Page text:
Moonstruck Vol 2: Some Enchanted Evening by Grace Ellis (writer)
Art: Shae Beagle (artist), Kat Fajardo (Pleasant Mountain Sisters artist), Caitlin Quirk (colorist), Clayton Cowles (letterer), and Laurenn McCubbin (editor/designer)
Rating 3/5 stars
Unfortunately, this volume wasn’t as good as the opening story. Time and place were very muddled, and not just because of the moveable fairy houses. I wanted to cheer for Julie and Selena, but their relationship gets incredibly toxic as the story goes on.
Chet remains the very best here, and it makes me wish this story was about them. Chet and Manuel are so cute together.
I’m sad we didn’t get more of Cass; she mostly played a floating future-seeing head who kept predicting doom and gloom for Julie and Selena’s relationship. Give Cass more of her own characterization! Continue reading “Moonstruck Vol 2: Some Enchanted Evening Graphic Novel Review”
Comic book reviews for Moonstruck #4, Moonstruck #5, and Moonstruck #6 by Grace Ellis, Shae Beagle, Kat Fajardo, Kate Leth, Clayton Cowles, Caitlin Quirk, and Laurenn McCubbin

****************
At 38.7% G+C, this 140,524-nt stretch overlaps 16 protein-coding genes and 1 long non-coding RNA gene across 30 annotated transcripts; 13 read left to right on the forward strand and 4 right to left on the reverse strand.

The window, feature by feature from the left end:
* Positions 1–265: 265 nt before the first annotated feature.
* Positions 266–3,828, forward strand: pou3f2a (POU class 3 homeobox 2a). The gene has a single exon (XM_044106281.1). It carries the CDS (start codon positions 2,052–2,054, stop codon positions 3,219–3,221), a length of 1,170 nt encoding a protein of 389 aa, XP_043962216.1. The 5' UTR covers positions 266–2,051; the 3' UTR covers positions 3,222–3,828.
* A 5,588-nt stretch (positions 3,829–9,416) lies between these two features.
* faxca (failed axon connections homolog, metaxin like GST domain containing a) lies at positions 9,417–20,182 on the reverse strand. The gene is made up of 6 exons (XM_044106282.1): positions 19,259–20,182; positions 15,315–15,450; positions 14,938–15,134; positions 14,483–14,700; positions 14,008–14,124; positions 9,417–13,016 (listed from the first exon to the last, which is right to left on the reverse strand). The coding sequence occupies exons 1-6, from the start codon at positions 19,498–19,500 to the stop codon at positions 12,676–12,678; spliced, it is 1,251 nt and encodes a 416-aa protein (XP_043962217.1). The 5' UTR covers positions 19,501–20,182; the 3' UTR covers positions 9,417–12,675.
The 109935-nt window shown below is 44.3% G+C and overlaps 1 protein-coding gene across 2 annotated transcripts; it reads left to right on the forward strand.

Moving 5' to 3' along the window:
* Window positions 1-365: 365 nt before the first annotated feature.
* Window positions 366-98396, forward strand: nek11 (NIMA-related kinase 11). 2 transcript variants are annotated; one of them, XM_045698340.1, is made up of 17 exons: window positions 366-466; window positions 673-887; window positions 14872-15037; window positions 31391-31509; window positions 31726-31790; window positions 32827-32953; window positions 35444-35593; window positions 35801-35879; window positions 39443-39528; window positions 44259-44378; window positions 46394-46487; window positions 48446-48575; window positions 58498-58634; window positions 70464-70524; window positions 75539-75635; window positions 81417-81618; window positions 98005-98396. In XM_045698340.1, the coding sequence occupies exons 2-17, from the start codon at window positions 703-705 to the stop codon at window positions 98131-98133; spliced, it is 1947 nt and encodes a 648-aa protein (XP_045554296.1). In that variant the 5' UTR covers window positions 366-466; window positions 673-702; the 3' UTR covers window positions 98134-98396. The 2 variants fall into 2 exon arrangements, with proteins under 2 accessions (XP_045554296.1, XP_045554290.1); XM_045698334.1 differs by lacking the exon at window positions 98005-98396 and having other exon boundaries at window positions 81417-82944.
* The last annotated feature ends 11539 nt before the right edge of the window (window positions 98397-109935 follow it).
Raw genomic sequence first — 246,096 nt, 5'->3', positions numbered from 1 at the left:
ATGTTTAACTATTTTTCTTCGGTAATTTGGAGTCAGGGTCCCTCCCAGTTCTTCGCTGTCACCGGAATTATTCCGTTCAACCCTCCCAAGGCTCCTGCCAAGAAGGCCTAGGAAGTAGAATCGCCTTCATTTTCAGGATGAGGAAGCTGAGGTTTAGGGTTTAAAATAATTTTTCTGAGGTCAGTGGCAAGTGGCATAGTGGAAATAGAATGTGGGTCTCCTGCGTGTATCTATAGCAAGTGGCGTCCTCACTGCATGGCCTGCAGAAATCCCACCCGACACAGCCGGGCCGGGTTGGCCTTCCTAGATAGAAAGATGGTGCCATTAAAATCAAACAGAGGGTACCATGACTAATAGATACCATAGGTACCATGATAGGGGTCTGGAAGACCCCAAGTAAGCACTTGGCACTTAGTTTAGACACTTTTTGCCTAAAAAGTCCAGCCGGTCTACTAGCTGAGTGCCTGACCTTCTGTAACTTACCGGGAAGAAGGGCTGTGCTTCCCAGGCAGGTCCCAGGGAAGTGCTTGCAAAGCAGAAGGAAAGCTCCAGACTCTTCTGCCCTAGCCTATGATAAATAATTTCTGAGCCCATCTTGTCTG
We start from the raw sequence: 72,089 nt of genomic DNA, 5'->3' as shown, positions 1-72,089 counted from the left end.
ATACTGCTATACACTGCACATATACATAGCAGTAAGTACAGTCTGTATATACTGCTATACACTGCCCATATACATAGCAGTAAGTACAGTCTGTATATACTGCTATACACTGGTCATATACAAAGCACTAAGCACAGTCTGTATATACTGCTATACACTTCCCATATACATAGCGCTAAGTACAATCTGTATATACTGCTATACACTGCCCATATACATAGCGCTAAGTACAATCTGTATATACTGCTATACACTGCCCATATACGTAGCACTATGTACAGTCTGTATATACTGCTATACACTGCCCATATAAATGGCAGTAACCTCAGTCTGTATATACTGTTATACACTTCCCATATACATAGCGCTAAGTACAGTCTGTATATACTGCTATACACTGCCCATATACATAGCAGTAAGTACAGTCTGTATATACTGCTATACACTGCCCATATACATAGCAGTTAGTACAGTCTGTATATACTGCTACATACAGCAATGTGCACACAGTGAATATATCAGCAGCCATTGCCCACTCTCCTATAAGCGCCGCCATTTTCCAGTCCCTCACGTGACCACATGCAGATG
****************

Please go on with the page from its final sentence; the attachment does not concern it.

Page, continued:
Average rating: 3.3/5 stars
Continue reading “Moonstruck #4, #5, and #6 Comic Book Reviews”
Madame Xanadu (Vol 4): Extra-Sensory by Matt Wagner
Art: Marley Zarcone, Laurenn McCubbin, Chrissie Zullo, Celia Calle, Marian Churchland, Amy Reeder, Richard Friend, and Guy Major
I appreciated this as the long form of saying goodbye to the Madame Xanadu comic book and Wagner’s time with her. And I can say that I greatly miss his take on her character, especially given how horrible the reboot has been with the magical characters. (It’s not their powers, but their back-stories that make them interesting.)
I enjoyed that the stories varied in how Madame Xanadu could really help these characters. Some needed her to calm their powers. Others needed her to stop the evil around them. Some accepted her guidance and others rejected her or were forces of evil she needed to banish.
Each story really reflected 1963-1966 and the different facets of culture from that time, depending on who you were or where you were. The variety of art was just gorgeous. In a lot of other stories, I might’ve been throw off by the switching artists. But the choices here just enhanced the book. Continue reading “Madame Xanadu (Vol 4): Extra-Sensory Graphic Novel Review”